The Duke of York is to step down as the UK trade envoy, the BBC understands, ending a controversial period in the role.
Prince Andrew's suitability as the UK special representative for trade and investment has been criticised throughout his ten years in the role.
Most recently - in March 2011 - he came in for a steady stream of criticism over his friendship with US tycoon Jeffrey Epstein, who was jailed for sex offences. There were even calls for him to step down then.
But it was not the first time questions were raised about Prince Andrew's judgement.
Questions have been raised over the prince's suitability by such issues as lunching at Buckingham Palace with a "notorious" member of the former Tunisian regime, to taking a holiday with a Libyan gun smuggler, to claims he used an official trip to try to find a buyer for his home in the UK.
Eyebrows have also been raised in some quarters about the prince' diplomacy style. One ambassador described him speaking "cockily" and "verging on rude".
And he was not unscathed by the financial scandal surrounding his ex-wife Sarah Ferguson, after she was recorded in 2010 offering to sell access to Prince Andrew to a reporter posing as a businessman.
His private secretary said at the time that the "insinuations and innuendos" surrounding the duke were "without foundation."
Prince Andrew, the Duke of York, was appointed the UK's Special Representative for International Trade and Investment in 2001 after retiring from the Royal Navy.
He worked for - but did not receive a salary from - the government body UK Trade & Investment (UKTI), which reports jointly to the Foreign Office and the Department for Business, Innovation and Skills.
UKTI describes the role as "promoting UK business internationally, marketing the UK to potential inward investors, and building relationships in support of UK business interests".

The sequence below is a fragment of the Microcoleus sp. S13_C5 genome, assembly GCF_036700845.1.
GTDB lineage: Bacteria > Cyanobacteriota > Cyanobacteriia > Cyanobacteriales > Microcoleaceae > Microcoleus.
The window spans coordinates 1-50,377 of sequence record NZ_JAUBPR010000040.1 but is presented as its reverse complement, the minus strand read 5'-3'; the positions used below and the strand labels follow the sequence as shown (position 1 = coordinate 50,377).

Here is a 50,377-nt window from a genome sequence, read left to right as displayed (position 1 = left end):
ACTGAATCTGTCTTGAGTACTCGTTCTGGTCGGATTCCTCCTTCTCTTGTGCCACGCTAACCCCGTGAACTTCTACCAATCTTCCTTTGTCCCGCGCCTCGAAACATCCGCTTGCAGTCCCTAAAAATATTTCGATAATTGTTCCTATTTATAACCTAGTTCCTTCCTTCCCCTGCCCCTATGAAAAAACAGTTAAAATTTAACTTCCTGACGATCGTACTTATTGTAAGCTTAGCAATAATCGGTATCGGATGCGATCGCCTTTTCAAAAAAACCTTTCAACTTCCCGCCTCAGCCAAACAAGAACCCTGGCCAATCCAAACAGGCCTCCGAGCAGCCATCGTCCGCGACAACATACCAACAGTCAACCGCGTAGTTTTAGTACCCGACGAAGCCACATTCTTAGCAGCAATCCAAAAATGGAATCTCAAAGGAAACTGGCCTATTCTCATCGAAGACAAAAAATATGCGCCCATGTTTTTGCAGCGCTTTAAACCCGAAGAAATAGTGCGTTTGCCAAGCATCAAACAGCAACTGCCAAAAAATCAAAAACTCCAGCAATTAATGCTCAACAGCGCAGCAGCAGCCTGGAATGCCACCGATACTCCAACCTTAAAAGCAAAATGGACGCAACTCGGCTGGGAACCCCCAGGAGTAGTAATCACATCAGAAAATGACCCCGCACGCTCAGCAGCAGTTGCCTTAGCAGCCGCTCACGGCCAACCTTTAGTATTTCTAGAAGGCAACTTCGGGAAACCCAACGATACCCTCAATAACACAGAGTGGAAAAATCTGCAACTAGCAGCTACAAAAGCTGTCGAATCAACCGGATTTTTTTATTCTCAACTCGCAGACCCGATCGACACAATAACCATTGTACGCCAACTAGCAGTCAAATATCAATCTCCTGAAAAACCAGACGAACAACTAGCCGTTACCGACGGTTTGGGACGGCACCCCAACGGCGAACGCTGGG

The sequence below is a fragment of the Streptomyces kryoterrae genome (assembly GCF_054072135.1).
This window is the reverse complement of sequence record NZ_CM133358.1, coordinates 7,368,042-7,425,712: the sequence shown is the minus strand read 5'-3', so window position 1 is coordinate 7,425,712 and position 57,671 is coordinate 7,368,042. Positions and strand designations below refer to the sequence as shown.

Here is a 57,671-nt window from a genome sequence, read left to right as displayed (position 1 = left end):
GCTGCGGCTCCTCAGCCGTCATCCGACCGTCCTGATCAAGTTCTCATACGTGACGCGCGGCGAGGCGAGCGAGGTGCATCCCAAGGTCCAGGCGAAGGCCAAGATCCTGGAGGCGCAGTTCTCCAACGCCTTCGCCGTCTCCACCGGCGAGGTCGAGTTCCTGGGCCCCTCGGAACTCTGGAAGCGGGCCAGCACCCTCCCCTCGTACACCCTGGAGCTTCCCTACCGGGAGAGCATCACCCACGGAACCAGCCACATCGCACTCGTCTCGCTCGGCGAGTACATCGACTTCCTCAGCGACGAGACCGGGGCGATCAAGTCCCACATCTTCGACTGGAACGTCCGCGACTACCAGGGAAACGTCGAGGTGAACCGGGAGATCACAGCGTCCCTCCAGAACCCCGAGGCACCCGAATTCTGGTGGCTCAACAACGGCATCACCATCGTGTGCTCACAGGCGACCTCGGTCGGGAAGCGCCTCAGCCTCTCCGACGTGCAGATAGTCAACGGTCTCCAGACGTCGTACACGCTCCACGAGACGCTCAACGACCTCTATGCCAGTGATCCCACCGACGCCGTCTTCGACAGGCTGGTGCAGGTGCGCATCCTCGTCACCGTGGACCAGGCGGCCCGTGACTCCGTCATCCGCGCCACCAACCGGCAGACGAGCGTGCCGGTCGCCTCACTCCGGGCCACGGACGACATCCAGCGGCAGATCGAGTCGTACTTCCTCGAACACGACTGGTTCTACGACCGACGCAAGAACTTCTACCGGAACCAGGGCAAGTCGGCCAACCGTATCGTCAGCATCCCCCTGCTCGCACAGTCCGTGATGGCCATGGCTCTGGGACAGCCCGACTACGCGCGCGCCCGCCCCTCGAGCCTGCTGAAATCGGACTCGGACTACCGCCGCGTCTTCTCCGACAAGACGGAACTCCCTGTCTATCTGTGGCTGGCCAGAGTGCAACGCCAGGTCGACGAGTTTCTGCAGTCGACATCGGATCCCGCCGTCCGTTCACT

Before his expected departure in July 2011, it said: "The duke's unique position gives him unrivalled access to members of royal families, heads of state, government ministers and chief executives of companies".
The role took him on expenses-paid delegations all over the world, and comments about his expenditure - including his use of helicopters - caused some newspapers to nickname him "Airmiles Andy".
Over the years journalists have remarked on how some of Prince Andrew's trips abroad, supposedly on government business, seemed to go via ski slopes, top golf courses and other exotic locations.
According to his website, in 2009 the prince undertook some 757 public engagements in the UK and overseas, 550 of which were related to his trade role.
The prince's connections have not been welcomed by everyone however.
Labour MP Chris Bryant, speaking earlier this year as Britain took military action against Libya, said it was becoming "increasingly difficult to explain the behaviour of the UK Trade & Investment special trade ambassador, who is not only a very close friend of [Libyan leader Colonel Gaddafi's son] Saif Gaddafi but a close friend of the convicted Libyan gun smuggler Tarek Kaituni.
"Is it not time that we dispensed with the services of the Duke of York?"
Prime Minister David Cameron responded at the time that he would look into those connections, but added: "If we are to disqualify friends of Saif Gaddafi from public life, I think that he [Mr Bryant] will be saying goodbye to one or two of his old friends."
His friendship with Mr Epstein caused huge controversy.
The pair were photographed meeting in December, after the tycoon had served an 18-month prison sentence for soliciting a minor for prostitution.
Prince Andrew had visited Epstein at his Florida home over the years, and newspapers have published photographs of him with Virginia Roberts, then 17, who has claimed that from the age of 15 she was sexually exploited by Epstein. Other women have also lodged claims against Epstein.
There is no suggestion Prince Andrew was involved in sexual contact with any of those making claims against Epstein. The prince has also reportedly vowed to have cut all ties with him.
After several days of newspaper reports on the Epstein connection, Prince Andrew was hit with a further blow. Sarah Ferguson admitted having accepted £15,000 from Epstein, to help pay off her debts.